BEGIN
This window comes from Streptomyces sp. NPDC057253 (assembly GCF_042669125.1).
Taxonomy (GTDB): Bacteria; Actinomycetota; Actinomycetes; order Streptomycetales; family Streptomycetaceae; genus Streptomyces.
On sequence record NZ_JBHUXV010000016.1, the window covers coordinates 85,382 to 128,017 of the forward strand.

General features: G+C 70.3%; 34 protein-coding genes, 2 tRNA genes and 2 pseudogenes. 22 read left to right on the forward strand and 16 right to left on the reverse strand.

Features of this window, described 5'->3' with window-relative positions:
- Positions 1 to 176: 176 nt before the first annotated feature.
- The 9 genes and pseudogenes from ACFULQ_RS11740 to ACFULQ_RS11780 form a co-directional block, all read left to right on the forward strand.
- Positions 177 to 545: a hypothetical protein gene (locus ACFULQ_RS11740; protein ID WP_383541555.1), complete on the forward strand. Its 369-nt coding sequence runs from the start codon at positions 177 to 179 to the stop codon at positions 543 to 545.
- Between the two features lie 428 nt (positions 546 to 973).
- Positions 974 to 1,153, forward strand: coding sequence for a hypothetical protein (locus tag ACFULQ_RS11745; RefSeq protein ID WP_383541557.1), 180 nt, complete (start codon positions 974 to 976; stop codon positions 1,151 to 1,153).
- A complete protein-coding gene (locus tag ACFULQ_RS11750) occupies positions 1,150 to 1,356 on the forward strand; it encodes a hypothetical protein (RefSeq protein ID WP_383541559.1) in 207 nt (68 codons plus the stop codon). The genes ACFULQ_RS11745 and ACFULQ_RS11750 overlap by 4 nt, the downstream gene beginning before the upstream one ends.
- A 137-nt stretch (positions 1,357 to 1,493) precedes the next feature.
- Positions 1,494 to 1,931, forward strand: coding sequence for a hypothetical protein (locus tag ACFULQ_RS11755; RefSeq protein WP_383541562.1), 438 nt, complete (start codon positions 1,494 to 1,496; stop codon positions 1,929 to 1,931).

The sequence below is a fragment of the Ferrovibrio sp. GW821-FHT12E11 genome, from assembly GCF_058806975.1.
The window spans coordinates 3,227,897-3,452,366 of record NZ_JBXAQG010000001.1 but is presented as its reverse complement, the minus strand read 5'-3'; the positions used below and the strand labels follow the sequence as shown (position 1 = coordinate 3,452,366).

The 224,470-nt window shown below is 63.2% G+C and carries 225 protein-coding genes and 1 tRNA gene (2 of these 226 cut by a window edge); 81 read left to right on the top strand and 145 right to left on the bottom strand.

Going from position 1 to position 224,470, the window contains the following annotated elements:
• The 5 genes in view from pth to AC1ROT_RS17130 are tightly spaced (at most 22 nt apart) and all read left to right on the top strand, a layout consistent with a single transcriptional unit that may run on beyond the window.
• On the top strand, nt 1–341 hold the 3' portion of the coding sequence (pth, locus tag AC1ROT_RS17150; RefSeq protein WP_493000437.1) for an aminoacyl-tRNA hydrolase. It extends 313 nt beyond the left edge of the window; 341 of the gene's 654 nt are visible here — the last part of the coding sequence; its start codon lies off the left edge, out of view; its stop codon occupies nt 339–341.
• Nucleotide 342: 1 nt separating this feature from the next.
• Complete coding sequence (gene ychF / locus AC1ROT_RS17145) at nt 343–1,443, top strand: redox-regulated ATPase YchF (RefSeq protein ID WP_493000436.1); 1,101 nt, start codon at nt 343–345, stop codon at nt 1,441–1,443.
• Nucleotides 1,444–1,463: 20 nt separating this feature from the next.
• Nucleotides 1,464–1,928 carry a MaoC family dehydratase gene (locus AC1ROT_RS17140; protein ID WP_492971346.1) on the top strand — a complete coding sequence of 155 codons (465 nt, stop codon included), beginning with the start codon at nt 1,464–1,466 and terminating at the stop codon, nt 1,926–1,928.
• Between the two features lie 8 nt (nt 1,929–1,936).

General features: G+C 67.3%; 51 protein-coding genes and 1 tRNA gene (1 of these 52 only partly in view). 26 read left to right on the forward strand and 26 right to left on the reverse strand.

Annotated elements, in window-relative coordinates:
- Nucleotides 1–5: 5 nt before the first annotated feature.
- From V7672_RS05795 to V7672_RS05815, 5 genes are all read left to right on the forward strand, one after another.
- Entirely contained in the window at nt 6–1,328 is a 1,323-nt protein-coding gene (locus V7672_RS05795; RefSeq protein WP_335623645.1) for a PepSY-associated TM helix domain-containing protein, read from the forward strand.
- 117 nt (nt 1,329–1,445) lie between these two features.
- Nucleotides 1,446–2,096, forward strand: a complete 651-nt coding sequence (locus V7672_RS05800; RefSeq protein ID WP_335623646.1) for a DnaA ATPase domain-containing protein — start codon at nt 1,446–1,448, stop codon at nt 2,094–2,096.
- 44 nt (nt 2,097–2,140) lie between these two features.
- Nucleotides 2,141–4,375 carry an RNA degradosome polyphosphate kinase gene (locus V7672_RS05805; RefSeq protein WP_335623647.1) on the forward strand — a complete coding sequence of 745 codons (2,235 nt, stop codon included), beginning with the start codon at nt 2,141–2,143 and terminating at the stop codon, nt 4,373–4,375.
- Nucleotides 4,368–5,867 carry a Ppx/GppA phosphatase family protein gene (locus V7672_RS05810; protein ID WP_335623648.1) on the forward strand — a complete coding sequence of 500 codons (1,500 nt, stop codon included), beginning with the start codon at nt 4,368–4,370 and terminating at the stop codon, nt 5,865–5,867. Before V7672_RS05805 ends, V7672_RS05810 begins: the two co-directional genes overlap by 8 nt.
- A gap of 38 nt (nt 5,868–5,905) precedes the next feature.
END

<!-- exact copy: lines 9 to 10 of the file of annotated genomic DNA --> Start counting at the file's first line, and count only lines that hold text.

- Between the two features lie 428 nt (positions 546 to 973).
- Positions 974 to 1,153, forward strand: coding sequence for a hypothetical protein (locus tag ACFULQ_RS11745; RefSeq protein ID WP_383541557.1), 180 nt, complete (start codon positions 974 to 976; stop codon positions 1,151 to 1,153).